Authored by: Katz Jonathan

Computing Handbook

Print publication date:  May  2014
Online publication date:  May  2014

Print ISBN: 9781439898529
eBook ISBN: 9781439898536
Adobe ISBN:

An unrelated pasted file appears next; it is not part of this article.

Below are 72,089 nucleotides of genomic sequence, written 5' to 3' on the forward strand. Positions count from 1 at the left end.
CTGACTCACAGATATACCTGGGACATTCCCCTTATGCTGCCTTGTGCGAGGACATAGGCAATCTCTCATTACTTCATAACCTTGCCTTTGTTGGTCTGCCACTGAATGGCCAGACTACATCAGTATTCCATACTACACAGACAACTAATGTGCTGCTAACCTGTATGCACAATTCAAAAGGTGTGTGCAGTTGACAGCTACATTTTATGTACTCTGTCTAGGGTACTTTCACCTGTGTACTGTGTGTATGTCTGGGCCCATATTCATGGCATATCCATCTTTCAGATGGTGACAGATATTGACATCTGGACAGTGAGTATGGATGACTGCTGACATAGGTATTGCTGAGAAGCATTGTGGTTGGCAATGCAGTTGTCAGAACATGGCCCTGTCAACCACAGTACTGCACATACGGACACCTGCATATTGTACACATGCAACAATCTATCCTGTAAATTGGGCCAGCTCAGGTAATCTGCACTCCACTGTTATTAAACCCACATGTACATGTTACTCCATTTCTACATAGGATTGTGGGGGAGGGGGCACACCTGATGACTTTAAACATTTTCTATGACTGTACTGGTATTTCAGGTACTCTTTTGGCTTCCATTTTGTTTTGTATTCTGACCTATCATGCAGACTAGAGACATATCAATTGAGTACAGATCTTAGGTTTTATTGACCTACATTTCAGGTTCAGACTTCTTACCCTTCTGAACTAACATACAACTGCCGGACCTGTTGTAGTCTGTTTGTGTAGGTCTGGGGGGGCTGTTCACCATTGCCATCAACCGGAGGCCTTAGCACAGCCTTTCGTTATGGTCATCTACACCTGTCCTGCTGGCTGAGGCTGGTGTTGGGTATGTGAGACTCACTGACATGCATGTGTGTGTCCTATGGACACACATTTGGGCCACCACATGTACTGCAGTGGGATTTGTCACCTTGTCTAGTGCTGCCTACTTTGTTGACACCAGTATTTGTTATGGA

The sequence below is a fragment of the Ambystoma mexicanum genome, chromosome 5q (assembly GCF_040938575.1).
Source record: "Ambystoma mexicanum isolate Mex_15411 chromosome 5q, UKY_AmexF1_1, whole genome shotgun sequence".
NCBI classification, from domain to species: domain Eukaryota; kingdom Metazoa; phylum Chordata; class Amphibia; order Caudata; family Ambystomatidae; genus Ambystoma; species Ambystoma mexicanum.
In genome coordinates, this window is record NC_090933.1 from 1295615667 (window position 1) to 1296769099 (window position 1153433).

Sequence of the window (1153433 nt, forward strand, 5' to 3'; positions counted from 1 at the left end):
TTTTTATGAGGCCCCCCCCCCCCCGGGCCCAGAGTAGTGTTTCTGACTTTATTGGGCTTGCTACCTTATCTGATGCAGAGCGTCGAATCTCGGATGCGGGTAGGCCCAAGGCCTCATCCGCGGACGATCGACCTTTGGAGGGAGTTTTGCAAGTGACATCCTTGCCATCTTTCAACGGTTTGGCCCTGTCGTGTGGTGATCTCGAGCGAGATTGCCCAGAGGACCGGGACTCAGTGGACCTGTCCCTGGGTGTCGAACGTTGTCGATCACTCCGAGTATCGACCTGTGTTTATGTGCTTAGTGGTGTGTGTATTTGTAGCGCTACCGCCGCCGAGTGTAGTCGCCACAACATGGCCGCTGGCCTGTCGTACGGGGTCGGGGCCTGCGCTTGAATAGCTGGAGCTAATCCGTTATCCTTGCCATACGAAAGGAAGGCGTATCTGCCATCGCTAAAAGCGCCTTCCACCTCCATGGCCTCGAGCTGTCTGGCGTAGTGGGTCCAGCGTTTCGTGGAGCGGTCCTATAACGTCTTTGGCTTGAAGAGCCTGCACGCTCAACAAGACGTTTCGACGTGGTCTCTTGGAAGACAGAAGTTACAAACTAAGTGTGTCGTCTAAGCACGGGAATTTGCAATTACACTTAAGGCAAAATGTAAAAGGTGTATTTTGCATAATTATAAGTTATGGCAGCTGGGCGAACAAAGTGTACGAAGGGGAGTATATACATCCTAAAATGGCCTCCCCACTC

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Cryptography is a vast subject, addressing problems as diverse as e-cash, remote authentication, fault-tolerant distributed computing, and more. We cannot hope to give a comprehensive account of the field here. Instead, we will narrow our focus to those aspects of cryptography most relevant to the problem of secure communication. Broadly speaking, secure communication encompasses two complementary goals: the secrecy and integrity of communicated data. These terms can be illustrated using the simple example of a user A attempting to transmit a message m to a user B over a public channel. In the simplest sense, techniques for data secrecy ensure that an eavesdropping adversary (i.e., an adversary who sees all communication occurring on the channel) cannot learn any information about the underlying message m. Viewed in this way, such techniques protect against a passive adversary who listens to—but does not otherwise interfere with—the parties’ communication. Techniques for data integrity, on the other hand, protect against an active adversary who may arbitrarily modify the information sent over the channel or may inject new messages of his own. Security in this setting requires that any such modifications or insertions performed by the adversary will be detected by the receiving party.

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